Says CSOWG/LRR Coordinator Alphonso Henries
In September 2018, Liberia passed the Land Rights bill into law. Its passage by then was highly embraced by community members, civil society activists, and lawmakers who had spent years advocating for more equitable, fair land rights for the citizens of Liberia.
Many of them saw it as a way of resolving future conflicts surrounding land matters. For now, the law is gradually losing its essence and may result into potential land war or conflict in the country due to what could be viewed as reluctance on the part of the Liberia Land Authority (LLA) to carry out a country-wide awareness about regulations intended to ensure that the people know about the law, says Alphonso Henries, coordinator of the Civil Society Organization Working Group on Land Rights Reform (CSOWG/LRR ).
The regulation is created to ensure private use of land resources is aligned with policy standards. Henries said the existing legal and policy frameworks do not explicitly spell out specific emphasis on land rights and, therefore, the LLA should now focus on creating awareness about the regulation.
“People are aware of the existing land laws and policies, but did not know how and to what extent the laws and policies protect their land rights,” Henries continued. He made the assertion on Wednesday, August 5, when he addressed journalists at a one-day training workshop to make them understand and constructively engage the LLA on the regulation.
It was held in the offices of the Liberia Reform Movement on 9th Street, in Sinkor. “Experience has shown that only when citizens know their land rights and are empowered to demand their protection and enforcement does law become practical,” Henries said. According to him, the LLA needs to create more awareness about the land regulation that would make people understand the land rights issues in order to save the country from land grabbers.
At the same time, the CSOWG/LRR coordinator asked the government to undertake a country-wide awareness on customary land, stressing this will boost land security to the local people especially those on customary or communal lands. Henries believes that the regulation, if utilized, would help the people to gain a better understanding of the factors and dynamics of issues surrounding land access, utilization, and management in the country.
The law strongly protects community land rights in many ways, including the following eight mandates:
- Communities may define themselves according to community members’ preferences – so long as they do not discriminate or exclude residents. (Articles 2, 34.1 and 34.2);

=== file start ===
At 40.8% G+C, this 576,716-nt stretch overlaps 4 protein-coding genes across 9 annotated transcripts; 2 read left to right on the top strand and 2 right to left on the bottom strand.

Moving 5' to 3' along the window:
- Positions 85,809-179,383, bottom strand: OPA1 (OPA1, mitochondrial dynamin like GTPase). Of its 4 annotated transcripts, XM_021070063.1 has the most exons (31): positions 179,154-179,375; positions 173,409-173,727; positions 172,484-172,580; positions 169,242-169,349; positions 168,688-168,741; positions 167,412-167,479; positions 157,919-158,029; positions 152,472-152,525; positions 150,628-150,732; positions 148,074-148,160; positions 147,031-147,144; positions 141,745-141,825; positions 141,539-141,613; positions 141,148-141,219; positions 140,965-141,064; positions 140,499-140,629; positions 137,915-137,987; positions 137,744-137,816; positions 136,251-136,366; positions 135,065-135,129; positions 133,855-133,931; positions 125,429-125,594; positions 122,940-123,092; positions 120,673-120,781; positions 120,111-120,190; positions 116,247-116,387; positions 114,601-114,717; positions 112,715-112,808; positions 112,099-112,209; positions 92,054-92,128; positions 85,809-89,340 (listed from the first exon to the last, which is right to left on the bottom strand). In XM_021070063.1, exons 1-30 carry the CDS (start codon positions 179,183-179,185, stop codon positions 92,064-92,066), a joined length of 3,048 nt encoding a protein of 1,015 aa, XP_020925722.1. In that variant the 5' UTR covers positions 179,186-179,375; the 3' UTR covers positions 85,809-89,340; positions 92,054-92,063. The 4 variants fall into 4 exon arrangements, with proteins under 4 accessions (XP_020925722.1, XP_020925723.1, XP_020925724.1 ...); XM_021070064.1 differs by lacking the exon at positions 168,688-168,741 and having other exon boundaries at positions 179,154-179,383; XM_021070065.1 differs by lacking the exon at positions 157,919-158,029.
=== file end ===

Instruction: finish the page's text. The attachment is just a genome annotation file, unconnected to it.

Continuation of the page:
- Community members are considered to be the private owners of their customary lands. The Land Rights Act ensures that customary land ownership is private land ownership, as protected as private lands bought and sold on the land market. (Article 2, Article 32.1)
- Proof of a community’s private ownership of their customary lands may be established through oral testimony alone: a community does not have to have “papers” or a deed to prove their ownership over their ancestral lands. (Articles 9.4, 11.3, 32 and 37.1)
- All community members, including women, youth, and members of minority groups have equally strong ownership claims to customary lands and have equal rights to use and manage community land. (Articles 2 and 34.3)
- The community itself is responsible for the management of their customary lands and is tasked with drafting by-laws on how they will govern their land; elect diverse leadership; make a land-use plan that ensures sustainable use and conservation and is based on customary practices. (Articles 35.1, 36.1, 36.2 and 38.1)
- The community’s land governance body must be composed equally of men, women, and youth and must make decisions by consensus. (Articles 36.4, 36.6, 36.7 and 36.8)
- Communities must give their Free, Prior, and Informed Consent before any outsiders can use or “interfere with” their private customary lands. (Article 33)
- Community members may continue to use lands designated as “protected areas” for their livelihoods. (Article 42.5)
Now that the Land Rights Act has passed into law, it is necessary to begin its implementation. A critical first step should be a nation-wide legal education campaign that ensures Liberians are aware of their new land ownership rights. Rural Liberians have been taught for generations that the government owns their lands and that the citizens are mere “custodians.” A massive legal education campaign is necessary to refute this now-obsolete conception.